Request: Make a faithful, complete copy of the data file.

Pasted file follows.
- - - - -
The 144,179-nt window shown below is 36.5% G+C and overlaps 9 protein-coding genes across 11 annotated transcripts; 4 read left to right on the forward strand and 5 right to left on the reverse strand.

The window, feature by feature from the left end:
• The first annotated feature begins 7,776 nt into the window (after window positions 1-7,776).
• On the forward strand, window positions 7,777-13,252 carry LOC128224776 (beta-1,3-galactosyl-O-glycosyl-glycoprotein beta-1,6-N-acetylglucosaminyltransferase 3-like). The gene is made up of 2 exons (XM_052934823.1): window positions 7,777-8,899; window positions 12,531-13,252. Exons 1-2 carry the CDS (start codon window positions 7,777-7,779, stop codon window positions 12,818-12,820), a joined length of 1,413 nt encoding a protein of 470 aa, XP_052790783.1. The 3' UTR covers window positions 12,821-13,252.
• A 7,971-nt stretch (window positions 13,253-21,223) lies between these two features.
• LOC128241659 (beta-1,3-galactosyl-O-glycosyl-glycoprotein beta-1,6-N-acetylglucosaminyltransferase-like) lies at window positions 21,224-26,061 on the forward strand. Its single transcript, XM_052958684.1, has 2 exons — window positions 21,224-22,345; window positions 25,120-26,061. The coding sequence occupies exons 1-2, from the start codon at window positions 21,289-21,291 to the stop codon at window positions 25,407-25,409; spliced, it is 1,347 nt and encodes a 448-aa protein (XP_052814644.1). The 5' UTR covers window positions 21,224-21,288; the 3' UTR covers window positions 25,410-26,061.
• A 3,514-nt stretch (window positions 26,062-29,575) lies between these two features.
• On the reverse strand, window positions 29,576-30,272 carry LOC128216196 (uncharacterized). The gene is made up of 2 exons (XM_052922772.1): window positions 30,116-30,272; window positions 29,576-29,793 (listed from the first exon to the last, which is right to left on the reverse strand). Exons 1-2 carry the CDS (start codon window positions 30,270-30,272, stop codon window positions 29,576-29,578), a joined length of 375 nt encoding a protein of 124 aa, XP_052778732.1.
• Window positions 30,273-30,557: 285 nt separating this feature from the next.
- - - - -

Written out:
The 144,179-nt window shown below is 36.5% G+C and overlaps 9 protein-coding genes across 11 annotated transcripts; 4 read left to right on the forward strand and 5 right to left on the reverse strand.

The window, feature by feature from the left end:
• The first annotated feature begins 7,776 nt into the window (after window positions 1-7,776).
• On the forward strand, window positions 7,777-13,252 carry LOC128224776 (beta-1,3-galactosyl-O-glycosyl-glycoprotein beta-1,6-N-acetylglucosaminyltransferase 3-like). The gene is made up of 2 exons (XM_052934823.1): window positions 7,777-8,899; window positions 12,531-13,252. Exons 1-2 carry the CDS (start codon window positions 7,777-7,779, stop codon window positions 12,818-12,820), a joined length of 1,413 nt encoding a protein of 470 aa, XP_052790783.1. The 3' UTR covers window positions 12,821-13,252.
• A 7,971-nt stretch (window positions 13,253-21,223) lies between these two features.
• LOC128241659 (beta-1,3-galactosyl-O-glycosyl-glycoprotein beta-1,6-N-acetylglucosaminyltransferase-like) lies at window positions 21,224-26,061 on the forward strand. Its single transcript, XM_052958684.1, has 2 exons — window positions 21,224-22,345; window positions 25,120-26,061. The coding sequence occupies exons 1-2, from the start codon at window positions 21,289-21,291 to the stop codon at window positions 25,407-25,409; spliced, it is 1,347 nt and encodes a 448-aa protein (XP_052814644.1). The 5' UTR covers window positions 21,224-21,288; the 3' UTR covers window positions 25,410-26,061.
• A 3,514-nt stretch (window positions 26,062-29,575) lies between these two features.
• On the reverse strand, window positions 29,576-30,272 carry LOC128216196 (uncharacterized). The gene is made up of 2 exons (XM_052922772.1): window positions 30,116-30,272; window positions 29,576-29,793 (listed from the first exon to the last, which is right to left on the reverse strand). Exons 1-2 carry the CDS (start codon window positions 30,270-30,272, stop codon window positions 29,576-29,578), a joined length of 375 nt encoding a protein of 124 aa, XP_052778732.1.
• Window positions 30,273-30,557: 285 nt separating this feature from the next.